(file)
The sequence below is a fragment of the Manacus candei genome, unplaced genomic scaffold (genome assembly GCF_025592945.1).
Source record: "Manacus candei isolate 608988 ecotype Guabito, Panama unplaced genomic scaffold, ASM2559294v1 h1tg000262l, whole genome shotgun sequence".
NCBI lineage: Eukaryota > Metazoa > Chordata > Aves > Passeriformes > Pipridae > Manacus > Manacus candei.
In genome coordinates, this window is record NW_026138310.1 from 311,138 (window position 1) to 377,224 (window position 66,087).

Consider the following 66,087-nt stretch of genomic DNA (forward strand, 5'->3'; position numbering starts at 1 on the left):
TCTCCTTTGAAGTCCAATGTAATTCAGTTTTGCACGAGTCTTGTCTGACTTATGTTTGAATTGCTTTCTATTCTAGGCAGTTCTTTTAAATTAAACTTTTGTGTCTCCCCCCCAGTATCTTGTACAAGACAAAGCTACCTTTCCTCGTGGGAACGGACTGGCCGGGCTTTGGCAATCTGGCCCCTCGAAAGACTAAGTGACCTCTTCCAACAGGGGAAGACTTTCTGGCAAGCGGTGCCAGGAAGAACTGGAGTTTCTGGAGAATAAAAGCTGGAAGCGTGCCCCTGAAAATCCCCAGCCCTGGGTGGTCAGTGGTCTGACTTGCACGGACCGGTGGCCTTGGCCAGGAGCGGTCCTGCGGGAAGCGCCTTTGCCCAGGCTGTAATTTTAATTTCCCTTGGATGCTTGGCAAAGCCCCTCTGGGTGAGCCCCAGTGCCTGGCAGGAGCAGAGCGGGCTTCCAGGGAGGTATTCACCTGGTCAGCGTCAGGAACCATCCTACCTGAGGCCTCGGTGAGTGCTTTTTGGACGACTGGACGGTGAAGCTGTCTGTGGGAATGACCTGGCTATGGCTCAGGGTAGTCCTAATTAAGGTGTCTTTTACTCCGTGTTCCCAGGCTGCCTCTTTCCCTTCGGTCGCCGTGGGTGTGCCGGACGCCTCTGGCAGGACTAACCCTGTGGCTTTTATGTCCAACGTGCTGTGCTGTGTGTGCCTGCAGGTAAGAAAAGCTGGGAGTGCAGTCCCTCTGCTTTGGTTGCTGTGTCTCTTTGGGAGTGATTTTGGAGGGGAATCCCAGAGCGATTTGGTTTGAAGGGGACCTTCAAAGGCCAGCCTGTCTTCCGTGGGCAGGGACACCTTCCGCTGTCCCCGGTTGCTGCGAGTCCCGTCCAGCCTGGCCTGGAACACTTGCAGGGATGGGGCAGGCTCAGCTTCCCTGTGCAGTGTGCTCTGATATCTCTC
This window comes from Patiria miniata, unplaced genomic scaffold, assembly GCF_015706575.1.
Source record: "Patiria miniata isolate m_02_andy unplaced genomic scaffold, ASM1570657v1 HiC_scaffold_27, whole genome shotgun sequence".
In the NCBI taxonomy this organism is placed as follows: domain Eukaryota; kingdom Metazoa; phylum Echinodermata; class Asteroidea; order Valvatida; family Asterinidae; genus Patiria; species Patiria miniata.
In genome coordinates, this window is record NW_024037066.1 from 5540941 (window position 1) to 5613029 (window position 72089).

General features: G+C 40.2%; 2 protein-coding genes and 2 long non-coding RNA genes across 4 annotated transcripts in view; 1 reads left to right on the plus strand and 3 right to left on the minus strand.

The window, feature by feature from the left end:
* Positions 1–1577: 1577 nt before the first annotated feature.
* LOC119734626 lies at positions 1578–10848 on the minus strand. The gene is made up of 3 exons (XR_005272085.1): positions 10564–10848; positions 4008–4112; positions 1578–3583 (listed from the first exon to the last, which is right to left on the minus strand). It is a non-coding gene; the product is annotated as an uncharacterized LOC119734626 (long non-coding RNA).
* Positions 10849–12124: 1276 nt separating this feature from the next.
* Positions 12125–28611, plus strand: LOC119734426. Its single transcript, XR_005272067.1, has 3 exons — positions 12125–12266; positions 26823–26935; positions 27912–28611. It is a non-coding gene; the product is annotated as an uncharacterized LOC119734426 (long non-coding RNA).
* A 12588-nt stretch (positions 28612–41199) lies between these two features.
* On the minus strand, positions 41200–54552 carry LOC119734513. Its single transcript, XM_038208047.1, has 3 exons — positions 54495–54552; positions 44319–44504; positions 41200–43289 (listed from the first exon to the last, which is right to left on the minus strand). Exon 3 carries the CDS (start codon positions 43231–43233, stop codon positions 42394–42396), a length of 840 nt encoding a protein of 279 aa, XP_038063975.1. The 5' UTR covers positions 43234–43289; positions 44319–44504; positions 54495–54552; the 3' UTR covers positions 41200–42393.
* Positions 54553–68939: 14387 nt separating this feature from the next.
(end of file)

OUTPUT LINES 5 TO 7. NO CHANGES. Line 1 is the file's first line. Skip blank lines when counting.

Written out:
Consider the following 66,087-nt stretch of genomic DNA (forward strand, 5'->3'; position numbering starts at 1 on the left):
TCTCCTTTGAAGTCCAATGTAATTCAGTTTTGCACGAGTCTTGTCTGACTTATGTTTGAATTGCTTTCTATTCTAGGCAGTTCTTTTAAATTAAACTTTTGTGTCTCCCCCCCAGTATCTTGTACAAGACAAAGCTACCTTTCCTCGTGGGAACGGACTGGCCGGGCTTTGGCAATCTGGCCCCTCGAAAGACTAAGTGACCTCTTCCAACAGGGGAAGACTTTCTGGCAAGCGGTGCCAGGAAGAACTGGAGTTTCTGGAGAATAAAAGCTGGAAGCGTGCCCCTGAAAATCCCCAGCCCTGGGTGGTCAGTGGTCTGACTTGCACGGACCGGTGGCCTTGGCCAGGAGCGGTCCTGCGGGAAGCGCCTTTGCCCAGGCTGTAATTTTAATTTCCCTTGGATGCTTGGCAAAGCCCCTCTGGGTGAGCCCCAGTGCCTGGCAGGAGCAGAGCGGGCTTCCAGGGAGGTATTCACCTGGTCAGCGTCAGGAACCATCCTACCTGAGGCCTCGGTGAGTGCTTTTTGGACGACTGGACGGTGAAGCTGTCTGTGGGAATGACCTGGCTATGGCTCAGGGTAGTCCTAATTAAGGTGTCTTTTACTCCGTGTTCCCAGGCTGCCTCTTTCCCTTCGGTCGCCGTGGGTGTGCCGGACGCCTCTGGCAGGACTAACCCTGTGGCTTTTATGTCCAACGTGCTGTGCTGTGTGTGCCTGCAGGTAAGAAAAGCTGGGAGTGCAGTCCCTCTGCTTTGGTTGCTGTGTCTCTTTGGGAGTGATTTTGGAGGGGAATCCCAGAGCGATTTGGTTTGAAGGGGACCTTCAAAGGCCAGCCTGTCTTCCGTGGGCAGGGACACCTTCCGCTGTCCCCGGTTGCTGCGAGTCCCGTCCAGCCTGGCCTGGAACACTTGCAGGGATGGGGCAGGCTCAGCTTCCCTGTGCAGTGTGCTCTGATATCTCTC
This window comes from Patiria miniata, unplaced genomic scaffold, assembly GCF_015706575.1.